I returned to the room and put all my gear on, packed my bags, did a quick double check that nothing was being unintentionally abandoned and checked out. Re-mounting the bags I decided to wipe down the bike. I could hear the dull roar of a town populace rushing to work. I was thankful that today I would not be one of those people, watching as their life was being consumed by a red traffic light. Climbing aboard the bike I told the GPS to take me to the first point on the route, and hit the starter. The bike rumbled to life once again. There was no excuse now.

    Arriving in Damascus I stopped to take a quick picture of the local park board. It showed the start of the Appalachian trail and the town name. I fired off a quick text to my brother and parents proving my last known location, and got back on the bike. Damascus sits at the open end of a funnel shape in a small valley, and the route began at the throat of the funnel. It felt like I was leaving through the back garden gate. I mused that witnesses would maybe have a foggy recollection of seeing a red motorcycle before it entered into the valley like some sort of journey into Narnia.

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    It was immediately obvious this route was going to be amazing. The route immediately plunges into a winding mountain forest, accompanied by a tumbling stream. The early morning sun disappeared behind the steep mountains and I was plunged into twilight beneath the forest canopy. The scenery was haunting, left, right, left, right...a sign for a hidden lake…left, right. I passed out of the forest into another open valley full of fields. After a solid twenty minutes I realized I was not on the route any more. Checking the GPS I realized I had missed a turn in the forest somewhere, I was now in Tennessee. Backtracking I discovered that the sign for the hidden lake was where I was supposed to turn. Following the sign the pavement stopped and the road turned into a rough single lane up into the mountains through the dense trees. After a few turns onto new roads the trees thinned out and I began a hairpin climbing turn which led to the famous start of the MABDR…the waterfall. Except there was no waterfall, just a path of rocks. I would find out later that the summer had turned into a drought for the Appalachian mountains. Standing beside my Africa Twin, two girls in a Mercedes sedan passed by headed in the opposite direction. Where they lost? Ride right would be a critical rule to follow on these single car wide roads. I waved, probably looking for the most part like some sort of visiting spaceman in my gear.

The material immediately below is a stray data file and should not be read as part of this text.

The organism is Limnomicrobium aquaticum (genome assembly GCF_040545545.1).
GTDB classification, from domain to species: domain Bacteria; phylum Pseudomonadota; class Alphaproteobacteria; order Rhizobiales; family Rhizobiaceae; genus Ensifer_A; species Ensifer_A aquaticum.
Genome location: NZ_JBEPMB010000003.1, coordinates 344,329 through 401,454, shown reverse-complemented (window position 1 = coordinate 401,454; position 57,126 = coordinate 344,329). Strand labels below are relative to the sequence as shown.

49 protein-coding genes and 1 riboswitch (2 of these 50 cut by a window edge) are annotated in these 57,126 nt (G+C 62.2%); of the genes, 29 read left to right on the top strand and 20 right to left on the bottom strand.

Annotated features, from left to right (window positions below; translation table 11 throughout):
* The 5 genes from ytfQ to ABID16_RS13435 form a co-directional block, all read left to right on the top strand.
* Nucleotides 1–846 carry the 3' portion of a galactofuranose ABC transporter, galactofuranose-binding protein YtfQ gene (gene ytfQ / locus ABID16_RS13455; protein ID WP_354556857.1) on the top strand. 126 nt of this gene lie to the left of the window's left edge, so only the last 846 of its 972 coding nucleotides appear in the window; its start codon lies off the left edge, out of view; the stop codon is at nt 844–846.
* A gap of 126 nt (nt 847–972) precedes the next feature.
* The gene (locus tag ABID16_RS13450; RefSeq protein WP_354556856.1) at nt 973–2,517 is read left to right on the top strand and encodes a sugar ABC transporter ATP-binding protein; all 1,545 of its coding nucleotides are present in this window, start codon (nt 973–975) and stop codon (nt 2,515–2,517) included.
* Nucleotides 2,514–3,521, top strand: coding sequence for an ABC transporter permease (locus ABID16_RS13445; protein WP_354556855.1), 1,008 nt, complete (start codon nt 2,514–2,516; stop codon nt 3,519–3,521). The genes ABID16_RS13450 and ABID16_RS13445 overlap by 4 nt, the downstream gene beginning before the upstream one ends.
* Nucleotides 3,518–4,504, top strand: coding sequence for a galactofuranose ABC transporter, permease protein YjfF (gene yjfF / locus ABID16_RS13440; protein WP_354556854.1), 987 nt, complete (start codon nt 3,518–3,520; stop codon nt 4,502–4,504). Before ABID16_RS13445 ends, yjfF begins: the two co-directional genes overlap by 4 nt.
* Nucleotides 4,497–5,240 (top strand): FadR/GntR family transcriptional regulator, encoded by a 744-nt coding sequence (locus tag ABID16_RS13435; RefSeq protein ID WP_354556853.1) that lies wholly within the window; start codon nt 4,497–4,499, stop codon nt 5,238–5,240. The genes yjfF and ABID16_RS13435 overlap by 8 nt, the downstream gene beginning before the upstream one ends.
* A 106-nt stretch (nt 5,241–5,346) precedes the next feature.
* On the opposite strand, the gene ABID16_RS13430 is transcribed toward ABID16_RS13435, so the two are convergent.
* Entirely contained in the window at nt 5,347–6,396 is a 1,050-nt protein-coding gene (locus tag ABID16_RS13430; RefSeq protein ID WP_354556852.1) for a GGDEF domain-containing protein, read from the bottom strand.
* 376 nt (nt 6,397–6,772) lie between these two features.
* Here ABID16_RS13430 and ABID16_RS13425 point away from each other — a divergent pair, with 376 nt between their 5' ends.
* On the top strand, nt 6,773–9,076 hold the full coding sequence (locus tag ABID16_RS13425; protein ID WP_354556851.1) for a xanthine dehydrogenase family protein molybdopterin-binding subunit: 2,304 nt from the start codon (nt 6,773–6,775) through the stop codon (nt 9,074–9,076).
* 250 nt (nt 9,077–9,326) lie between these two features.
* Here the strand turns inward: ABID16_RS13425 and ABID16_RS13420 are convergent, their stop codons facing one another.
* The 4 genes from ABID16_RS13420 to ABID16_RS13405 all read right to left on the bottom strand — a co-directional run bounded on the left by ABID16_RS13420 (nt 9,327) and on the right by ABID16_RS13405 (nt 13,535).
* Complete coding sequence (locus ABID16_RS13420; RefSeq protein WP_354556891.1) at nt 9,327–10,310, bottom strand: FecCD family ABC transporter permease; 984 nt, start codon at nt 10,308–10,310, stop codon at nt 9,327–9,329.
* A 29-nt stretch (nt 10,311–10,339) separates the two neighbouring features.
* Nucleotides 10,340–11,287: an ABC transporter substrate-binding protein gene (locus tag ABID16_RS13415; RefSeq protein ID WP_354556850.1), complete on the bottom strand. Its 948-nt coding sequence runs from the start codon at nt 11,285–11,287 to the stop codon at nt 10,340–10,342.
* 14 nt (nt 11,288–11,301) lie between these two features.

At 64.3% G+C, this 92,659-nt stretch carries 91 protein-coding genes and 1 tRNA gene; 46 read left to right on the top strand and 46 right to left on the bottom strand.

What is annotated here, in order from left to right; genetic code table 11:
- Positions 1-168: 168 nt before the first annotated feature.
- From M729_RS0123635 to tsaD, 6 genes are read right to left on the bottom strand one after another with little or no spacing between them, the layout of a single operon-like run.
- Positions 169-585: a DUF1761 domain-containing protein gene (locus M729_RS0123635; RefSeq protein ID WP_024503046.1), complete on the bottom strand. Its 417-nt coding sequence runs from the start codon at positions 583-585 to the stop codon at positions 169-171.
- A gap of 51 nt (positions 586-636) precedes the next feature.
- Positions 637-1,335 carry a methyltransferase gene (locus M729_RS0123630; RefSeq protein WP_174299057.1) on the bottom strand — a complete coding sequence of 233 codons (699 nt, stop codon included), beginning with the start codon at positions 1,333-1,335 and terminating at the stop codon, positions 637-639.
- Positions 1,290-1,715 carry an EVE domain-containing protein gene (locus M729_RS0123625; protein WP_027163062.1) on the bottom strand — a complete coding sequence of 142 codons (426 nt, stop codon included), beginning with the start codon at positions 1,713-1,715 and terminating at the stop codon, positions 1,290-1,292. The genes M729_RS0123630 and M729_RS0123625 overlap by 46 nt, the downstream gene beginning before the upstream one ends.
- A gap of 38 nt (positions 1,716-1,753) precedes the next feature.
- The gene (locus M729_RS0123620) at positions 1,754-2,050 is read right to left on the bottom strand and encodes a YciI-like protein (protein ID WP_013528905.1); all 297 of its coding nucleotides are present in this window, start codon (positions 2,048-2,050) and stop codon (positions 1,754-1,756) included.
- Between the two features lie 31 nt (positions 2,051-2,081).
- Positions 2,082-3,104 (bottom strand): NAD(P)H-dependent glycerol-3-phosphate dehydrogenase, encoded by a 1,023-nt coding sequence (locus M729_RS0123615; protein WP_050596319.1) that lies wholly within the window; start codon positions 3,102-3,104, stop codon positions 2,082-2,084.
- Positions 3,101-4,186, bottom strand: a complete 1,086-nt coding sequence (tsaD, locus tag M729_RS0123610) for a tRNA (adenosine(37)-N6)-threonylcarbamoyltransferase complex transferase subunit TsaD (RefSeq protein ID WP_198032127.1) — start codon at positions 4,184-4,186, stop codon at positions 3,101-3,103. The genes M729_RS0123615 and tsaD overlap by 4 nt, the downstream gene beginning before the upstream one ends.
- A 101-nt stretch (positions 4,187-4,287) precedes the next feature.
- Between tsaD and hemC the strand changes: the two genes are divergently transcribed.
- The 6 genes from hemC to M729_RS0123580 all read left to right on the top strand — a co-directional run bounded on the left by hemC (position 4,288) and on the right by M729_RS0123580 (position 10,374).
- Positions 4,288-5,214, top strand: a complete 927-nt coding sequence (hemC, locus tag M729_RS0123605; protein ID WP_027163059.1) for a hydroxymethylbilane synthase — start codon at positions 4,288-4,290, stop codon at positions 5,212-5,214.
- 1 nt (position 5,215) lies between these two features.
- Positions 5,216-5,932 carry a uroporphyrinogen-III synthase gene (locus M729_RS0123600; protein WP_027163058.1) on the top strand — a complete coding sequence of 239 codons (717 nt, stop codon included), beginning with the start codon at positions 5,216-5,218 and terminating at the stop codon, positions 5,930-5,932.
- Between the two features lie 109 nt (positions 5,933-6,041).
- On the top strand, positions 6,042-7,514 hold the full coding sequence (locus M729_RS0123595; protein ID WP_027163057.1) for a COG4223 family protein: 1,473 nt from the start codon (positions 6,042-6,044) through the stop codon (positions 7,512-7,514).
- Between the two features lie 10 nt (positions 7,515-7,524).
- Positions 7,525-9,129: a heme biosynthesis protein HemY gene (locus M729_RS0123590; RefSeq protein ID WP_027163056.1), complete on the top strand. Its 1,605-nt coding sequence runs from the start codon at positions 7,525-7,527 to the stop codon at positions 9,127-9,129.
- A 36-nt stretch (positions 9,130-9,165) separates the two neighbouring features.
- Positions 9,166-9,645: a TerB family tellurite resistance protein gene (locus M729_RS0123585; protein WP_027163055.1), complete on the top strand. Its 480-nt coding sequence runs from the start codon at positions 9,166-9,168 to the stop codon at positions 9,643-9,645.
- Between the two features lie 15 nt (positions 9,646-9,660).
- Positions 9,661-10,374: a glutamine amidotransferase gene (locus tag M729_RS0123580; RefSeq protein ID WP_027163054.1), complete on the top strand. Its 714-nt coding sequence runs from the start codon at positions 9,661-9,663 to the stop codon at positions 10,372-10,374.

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    I followed the route some more and came to a part where the mountain became too steep for roads and the local populace elected instead to cut a curved path through the rock. Hoping there was no oncoming traffic in the blind curve I entered at a low speed, stopping on the other side to snap a quick picture. The road continued for miles, its appearance like some sort of Tolkien-esque path bordered by trees, moss, and ferns. I encountered another car and pulled over to let them pass. I laughed realizing how many lifted trucks and SUV’s clogged the asphalt highways of my home state, and these people were doing just fine in sedans. Don’t tell the folks back home they don’t need a sixty thousand dollar penis replacement, it will ruin the auto market.

    The route continued higher and higher into the mountains, alternating with short stretches of pavement to cross open valleys full of bucolic farmland. The final trail of the day was a series of tight hairpin turns on rutted dirt roads. The mantra of ride right proved key as I made my way around one of these right hand hairpins, slowly hugging the rock wall to my right when halfway through the turn I was surprised to see the impending glare of a silver grille from a F-150 headed in the opposite direction. My brain cycled through the available options as the front fender closed in on me. I was already as far over as I could be and still be on the road…but there was a small one foot wide ditch between the rock wall and the truck. The ditch was the new path, I picked my line and dove into it, barely clearing the truck on the left and the rock wall on the right. The tires sank into the soft sand, pebbles, and leaves in the deep rut so I opened the throttle to counter the drag of the new terrain. This was life now, this was the path forward. After clearing the truck I angled the front tire towards the wall of the ditch to get good bite on the tire and popped up and out with no drama. I thought how much I loved this motorcycle, and headed into the next hairpin. The hairpin took me even higher above the white obelisk of a truck, who was now stopped in the previous curve. Looking down at him,I am sure he needed a change of pants and almost felt sorry for him. I had to deal with my path forward though and the next turn was upon me.